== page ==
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Court Finds Witness Testimony Uncredible

The Facts of the Case:

A New York Sex Crimes Lawyer said that on 10 September 1992 evening, two people arrived at the corner of East 213th Street and Bronxwood Avenue in a BMW. Already present were Defendant and seven (7) other people, two of which were brothers. All of these individuals were known to each other, had some type of criminal background. Four (4) of them all sold drugs in the vicinity, with one working for Defendant.

Meanwhile, two other brothers, one went into a nearby restaurant while the other did the same or used a nearby telephone.

Back to defendant, he gave a nine millimeter pistol to one of his companions in a nearby alley. After his companions, the brothers, returned to their vehicle, defendant obtained the gun from one of his companions, walked to the rear passenger side window of a vehicle, and fired ten to fourteen shots, killing the two other brothers; a gun crime. With the exception of one of his companions, all of his companion as well as one other witness, who also had a criminal record, witnessed the incident.

After defendant was arrested, he telephoned one of his companions and told him to tell his trial attorney that, when the shooting occurred, he and the other witnesses observed a brown car circle the block while defendant was merely sitting on a nearby crate. This request was also made to the others. All five men complied. However, a New York Sex Crimes Lawyer said that after a series of shootings in the vicinity, including those in which Defendant, two (2) of his companions and one of his companion’s brother were all victims, the latter two of whom were killed, one of them informed the police that he and two others witnessed defendant murder the two other brothers, and he waited more than two years to inform them because he didn’t feel scared of defendant, he thought he was still his friend. Once defendant turned against him he pushed up to this point.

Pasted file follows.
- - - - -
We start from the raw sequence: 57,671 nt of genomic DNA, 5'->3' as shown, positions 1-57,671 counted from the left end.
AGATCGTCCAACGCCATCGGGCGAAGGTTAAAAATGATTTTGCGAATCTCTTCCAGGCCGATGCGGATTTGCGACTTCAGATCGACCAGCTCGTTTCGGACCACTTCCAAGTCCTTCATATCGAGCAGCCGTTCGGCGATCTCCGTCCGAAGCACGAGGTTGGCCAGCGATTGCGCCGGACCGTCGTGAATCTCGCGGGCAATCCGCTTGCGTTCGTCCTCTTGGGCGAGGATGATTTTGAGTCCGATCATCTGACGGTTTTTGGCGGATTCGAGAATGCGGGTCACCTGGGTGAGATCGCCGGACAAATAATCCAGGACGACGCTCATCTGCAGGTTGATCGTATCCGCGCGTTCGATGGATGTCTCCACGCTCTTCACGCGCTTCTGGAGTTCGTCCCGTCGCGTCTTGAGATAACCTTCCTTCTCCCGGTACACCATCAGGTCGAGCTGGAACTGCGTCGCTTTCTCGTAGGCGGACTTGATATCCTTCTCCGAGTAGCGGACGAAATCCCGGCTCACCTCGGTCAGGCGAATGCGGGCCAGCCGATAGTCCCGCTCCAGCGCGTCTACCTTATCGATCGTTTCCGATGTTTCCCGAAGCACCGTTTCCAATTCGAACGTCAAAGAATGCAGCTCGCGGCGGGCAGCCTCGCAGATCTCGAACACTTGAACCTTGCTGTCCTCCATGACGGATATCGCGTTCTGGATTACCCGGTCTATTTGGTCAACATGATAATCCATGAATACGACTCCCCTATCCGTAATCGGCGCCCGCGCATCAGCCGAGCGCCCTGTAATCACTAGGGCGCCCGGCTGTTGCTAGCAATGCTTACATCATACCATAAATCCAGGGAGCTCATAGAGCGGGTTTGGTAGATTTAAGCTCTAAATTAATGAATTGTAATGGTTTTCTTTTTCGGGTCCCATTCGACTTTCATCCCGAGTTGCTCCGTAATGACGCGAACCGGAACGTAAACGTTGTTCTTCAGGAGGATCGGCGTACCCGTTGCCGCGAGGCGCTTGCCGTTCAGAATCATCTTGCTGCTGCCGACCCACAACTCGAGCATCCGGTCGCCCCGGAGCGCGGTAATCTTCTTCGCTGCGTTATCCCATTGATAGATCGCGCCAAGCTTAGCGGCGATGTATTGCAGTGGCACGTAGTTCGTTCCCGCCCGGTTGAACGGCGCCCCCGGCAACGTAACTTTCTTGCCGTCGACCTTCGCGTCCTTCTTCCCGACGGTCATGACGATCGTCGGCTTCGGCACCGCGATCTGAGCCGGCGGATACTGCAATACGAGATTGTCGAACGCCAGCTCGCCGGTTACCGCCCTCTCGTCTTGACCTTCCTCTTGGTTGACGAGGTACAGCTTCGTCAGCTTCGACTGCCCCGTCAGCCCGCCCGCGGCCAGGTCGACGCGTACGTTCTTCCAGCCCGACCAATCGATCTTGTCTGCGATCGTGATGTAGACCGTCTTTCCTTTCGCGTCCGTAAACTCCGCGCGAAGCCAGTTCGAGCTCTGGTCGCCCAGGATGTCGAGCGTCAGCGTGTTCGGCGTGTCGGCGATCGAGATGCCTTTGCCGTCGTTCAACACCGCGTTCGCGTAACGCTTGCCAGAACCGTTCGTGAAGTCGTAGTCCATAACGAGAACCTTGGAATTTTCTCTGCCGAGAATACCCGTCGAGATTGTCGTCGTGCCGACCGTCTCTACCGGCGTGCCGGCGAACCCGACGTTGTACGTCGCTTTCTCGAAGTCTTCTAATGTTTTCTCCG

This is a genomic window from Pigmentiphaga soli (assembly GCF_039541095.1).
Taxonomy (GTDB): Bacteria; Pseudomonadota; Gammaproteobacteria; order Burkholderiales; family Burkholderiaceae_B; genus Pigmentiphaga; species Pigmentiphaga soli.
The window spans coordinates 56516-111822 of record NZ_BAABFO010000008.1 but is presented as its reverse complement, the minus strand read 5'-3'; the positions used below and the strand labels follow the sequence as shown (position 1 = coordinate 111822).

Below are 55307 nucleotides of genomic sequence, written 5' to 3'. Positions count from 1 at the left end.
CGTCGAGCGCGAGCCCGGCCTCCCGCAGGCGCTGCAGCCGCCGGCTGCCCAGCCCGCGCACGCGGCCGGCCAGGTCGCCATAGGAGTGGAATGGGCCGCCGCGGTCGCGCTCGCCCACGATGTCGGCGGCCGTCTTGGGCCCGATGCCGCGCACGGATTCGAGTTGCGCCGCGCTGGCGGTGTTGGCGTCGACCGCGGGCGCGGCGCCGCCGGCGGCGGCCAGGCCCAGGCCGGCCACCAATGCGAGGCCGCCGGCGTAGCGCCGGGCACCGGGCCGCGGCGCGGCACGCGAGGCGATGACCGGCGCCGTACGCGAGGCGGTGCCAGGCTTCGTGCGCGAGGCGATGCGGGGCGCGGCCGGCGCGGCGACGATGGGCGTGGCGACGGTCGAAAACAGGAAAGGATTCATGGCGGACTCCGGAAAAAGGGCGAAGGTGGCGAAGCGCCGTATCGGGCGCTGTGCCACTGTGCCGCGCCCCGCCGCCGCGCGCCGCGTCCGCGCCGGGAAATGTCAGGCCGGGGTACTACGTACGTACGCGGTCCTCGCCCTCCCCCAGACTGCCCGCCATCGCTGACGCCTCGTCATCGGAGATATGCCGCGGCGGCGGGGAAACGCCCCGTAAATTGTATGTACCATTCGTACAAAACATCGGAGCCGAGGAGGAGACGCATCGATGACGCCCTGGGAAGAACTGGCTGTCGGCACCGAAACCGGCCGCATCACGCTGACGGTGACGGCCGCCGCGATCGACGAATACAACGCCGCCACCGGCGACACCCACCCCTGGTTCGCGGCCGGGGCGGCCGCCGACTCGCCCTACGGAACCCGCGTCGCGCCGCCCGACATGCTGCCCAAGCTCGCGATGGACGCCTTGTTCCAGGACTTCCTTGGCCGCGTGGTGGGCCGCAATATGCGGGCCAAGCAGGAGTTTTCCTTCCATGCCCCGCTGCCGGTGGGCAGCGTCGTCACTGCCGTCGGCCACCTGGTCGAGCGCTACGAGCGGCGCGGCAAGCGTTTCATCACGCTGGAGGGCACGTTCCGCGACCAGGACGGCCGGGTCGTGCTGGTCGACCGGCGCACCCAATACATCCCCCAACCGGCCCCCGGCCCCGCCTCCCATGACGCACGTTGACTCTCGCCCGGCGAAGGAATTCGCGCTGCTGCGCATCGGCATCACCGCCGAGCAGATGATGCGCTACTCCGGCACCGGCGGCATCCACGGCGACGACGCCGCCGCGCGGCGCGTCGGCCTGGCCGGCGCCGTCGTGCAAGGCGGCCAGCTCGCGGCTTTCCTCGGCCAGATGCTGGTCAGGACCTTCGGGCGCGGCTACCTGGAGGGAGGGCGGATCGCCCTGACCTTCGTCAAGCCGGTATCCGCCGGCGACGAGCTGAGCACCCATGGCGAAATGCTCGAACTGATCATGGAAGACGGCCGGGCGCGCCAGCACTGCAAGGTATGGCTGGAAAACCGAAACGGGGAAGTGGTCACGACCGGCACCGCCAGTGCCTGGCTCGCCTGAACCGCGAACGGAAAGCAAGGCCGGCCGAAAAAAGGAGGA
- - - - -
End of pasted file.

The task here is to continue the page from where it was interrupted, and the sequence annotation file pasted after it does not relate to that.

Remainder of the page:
At trial, six (6) of defendant’s companions testified to witnessing him commit the murders.

Furthermore, during the cross-examination of one of the witnesses, defense counsel elicited that he was once arrested for marijuana possession, a drug crime, which was later dismissed, and once received a ticket for drug possession. When the People turned over further case file information, despite having the opportunity to do so, defendant did not recall the aforesaid witness.

On 5 December 1995, defendant was convicted by a jury of two counts of Murder in the Second Degree and sentenced to two consecutive indeterminate terms of imprisonment of from twenty-five years to life.